SAVANNAH, GA (WTOC) - National Breast Cancer Awareness Month is celebrating 25 years of spreading the word about the importance of early detection. With the disease affecting one in eight women it's important to know your risks when it comes to breast cancer.
The Big Red 11 is going pink as Memorial doctors help us all understand more about breast cancer. Some of the risk factors we can't control, like family history and genetics but others, like keeping up with our screenings and controlling our weight we can control.
You don't have to tell the students at White Bluff Elementary to stay active. They enjoy it. P.E. teacher Mary Ellen Mulligan makes working out fun because she knows it's important for them now and for their futures.
"It lessens their chance of diabetes, obesity and several other childhood disease," says Mulligan.
New research is showing that, especially for women, obesity can be a high risk factor for all cancers including breast cancer.
"The risk is higher in women who gain that weight as an adult," says Savannah breast surgeon, Dr. Paul DeNitto with the Anderson Cancer Institute's Center for Breast Care.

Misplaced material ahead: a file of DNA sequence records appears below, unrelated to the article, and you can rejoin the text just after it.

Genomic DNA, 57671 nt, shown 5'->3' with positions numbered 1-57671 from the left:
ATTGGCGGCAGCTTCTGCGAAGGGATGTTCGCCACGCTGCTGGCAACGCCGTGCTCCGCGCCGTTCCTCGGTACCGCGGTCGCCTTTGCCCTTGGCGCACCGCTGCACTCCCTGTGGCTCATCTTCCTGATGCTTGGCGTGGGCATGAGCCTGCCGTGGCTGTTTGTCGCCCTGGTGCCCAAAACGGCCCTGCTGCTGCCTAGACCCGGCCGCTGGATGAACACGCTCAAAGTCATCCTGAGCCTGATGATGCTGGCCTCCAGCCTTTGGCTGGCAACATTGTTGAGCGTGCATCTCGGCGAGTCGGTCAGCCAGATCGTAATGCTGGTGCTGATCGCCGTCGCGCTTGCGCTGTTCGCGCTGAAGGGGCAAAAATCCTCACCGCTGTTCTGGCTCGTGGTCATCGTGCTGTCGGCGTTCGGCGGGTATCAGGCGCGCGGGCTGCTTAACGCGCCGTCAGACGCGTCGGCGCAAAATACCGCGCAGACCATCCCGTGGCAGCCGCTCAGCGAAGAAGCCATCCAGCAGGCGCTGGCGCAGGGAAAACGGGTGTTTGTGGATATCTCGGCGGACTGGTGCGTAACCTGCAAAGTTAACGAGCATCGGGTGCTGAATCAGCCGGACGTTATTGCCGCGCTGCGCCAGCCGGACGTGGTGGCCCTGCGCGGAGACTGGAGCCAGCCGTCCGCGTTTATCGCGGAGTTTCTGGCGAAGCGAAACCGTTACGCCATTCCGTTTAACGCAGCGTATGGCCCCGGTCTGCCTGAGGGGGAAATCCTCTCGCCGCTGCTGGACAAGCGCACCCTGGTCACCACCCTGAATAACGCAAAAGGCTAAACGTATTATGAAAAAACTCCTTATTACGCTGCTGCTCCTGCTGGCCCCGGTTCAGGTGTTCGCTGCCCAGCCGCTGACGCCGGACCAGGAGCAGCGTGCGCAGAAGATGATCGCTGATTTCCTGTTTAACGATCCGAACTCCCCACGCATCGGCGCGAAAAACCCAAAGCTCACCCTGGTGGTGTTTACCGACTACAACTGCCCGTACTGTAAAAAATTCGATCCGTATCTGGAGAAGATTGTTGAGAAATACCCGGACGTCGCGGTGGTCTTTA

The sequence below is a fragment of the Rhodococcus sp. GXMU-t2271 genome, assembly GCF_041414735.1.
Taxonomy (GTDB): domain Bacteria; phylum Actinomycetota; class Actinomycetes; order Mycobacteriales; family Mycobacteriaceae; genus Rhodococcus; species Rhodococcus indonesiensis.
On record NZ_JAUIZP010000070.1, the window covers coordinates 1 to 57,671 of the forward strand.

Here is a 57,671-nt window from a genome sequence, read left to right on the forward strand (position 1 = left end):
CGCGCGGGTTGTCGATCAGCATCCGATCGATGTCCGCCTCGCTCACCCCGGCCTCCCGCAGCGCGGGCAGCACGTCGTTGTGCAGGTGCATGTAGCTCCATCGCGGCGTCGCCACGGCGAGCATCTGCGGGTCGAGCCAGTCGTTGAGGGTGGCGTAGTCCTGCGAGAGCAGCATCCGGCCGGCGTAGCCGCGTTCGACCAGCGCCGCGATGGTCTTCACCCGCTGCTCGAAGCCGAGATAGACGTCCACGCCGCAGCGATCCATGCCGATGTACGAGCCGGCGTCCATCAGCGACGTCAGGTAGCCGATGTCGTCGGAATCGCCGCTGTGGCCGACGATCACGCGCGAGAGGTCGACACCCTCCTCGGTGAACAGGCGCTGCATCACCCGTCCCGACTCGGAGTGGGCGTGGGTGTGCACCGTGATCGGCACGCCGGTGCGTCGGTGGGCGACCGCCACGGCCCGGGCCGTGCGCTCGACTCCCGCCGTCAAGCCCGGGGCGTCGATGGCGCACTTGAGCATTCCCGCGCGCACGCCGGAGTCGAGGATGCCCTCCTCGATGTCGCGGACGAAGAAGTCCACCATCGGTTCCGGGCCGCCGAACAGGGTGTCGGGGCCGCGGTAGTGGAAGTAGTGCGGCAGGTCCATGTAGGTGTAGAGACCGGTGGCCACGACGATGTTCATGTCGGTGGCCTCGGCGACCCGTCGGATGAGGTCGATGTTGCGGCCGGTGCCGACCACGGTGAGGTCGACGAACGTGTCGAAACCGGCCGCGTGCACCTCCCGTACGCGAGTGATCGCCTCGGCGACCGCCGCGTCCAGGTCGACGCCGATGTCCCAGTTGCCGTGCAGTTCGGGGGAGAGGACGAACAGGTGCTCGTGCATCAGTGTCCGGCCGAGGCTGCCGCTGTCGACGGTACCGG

Mary Ellen is a breast cancer survivor actually just a few months out of treatment.
"I had a bilateral mastectomy and reconstruction and 16 weeks of aggressive chemo," said Mulligan.
She's always been active and never had a weight problem and to avoid the risk of the cancer returning she doesn't want that to change.
"Women who had breast cancer who are obese, their risk for recurrence is higher," says Dr. DeNitto. "It all boils down to the excess fatty tissue. Their estrogen levels are going to be higher. It's not that estrogen by itself causes breast cancer but there are a lost of breast cancers that are estrogen sensitive so the estrogen can accelerate the growth."
Mary Ellen recently completed Memorial's Strength for Survivors program as part of a group supported by the Susan G. Komen Foundation.
"They sponsored 25 women," says Katy Keyes, coordinator for the program. "She had surgery, so we were trying to increase her range of motion from the surgery incision and we were able to increase her grip strength."
"Physically, emotionally and mentally I felt stronger," said Mulligan. "It kind of re-powered me to come back to work, come back to do what I love the most, to teach P.E. to young children."
Mary Ellen has a family history of breast cancer as well and she has two daughters, ages 21 and 16 who have already started with self-breast exams and will start with screening mammograms probably in their early 20's.
For more information on the Komen Foundation grant in the Strength for Survivors program visit www.memorialhealth.com.